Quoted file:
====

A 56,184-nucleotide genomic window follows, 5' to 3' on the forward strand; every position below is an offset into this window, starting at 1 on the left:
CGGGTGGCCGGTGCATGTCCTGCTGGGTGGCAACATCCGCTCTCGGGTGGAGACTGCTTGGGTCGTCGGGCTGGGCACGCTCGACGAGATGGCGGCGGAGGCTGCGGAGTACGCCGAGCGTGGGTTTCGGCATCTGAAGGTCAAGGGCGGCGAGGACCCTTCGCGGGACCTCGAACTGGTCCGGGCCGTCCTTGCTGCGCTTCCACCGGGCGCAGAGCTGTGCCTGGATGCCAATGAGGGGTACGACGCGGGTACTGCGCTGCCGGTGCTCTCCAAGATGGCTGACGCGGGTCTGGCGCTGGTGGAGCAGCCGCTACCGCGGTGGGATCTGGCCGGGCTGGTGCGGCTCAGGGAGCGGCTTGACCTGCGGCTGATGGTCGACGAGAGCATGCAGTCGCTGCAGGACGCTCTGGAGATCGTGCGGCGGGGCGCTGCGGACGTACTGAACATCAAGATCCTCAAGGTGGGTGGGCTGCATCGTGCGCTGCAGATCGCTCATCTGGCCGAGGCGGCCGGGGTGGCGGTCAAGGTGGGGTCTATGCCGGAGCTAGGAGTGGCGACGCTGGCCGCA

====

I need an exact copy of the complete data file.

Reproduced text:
A 56,184-nucleotide genomic window follows, 5' to 3' on the forward strand; every position below is an offset into this window, starting at 1 on the left:
CGGGTGGCCGGTGCATGTCCTGCTGGGTGGCAACATCCGCTCTCGGGTGGAGACTGCTTGGGTCGTCGGGCTGGGCACGCTCGACGAGATGGCGGCGGAGGCTGCGGAGTACGCCGAGCGTGGGTTTCGGCATCTGAAGGTCAAGGGCGGCGAGGACCCTTCGCGGGACCTCGAACTGGTCCGGGCCGTCCTTGCTGCGCTTCCACCGGGCGCAGAGCTGTGCCTGGATGCCAATGAGGGGTACGACGCGGGTACTGCGCTGCCGGTGCTCTCCAAGATGGCTGACGCGGGTCTGGCGCTGGTGGAGCAGCCGCTACCGCGGTGGGATCTGGCCGGGCTGGTGCGGCTCAGGGAGCGGCTTGACCTGCGGCTGATGGTCGACGAGAGCATGCAGTCGCTGCAGGACGCTCTGGAGATCGTGCGGCGGGGCGCTGCGGACGTACTGAACATCAAGATCCTCAAGGTGGGTGGGCTGCATCGTGCGCTGCAGATCGCTCATCTGGCCGAGGCGGCCGGGGTGGCGGTCAAGGTGGGGTCTATGCCGGAGCTAGGAGTGGCGACGCTGGCCGCA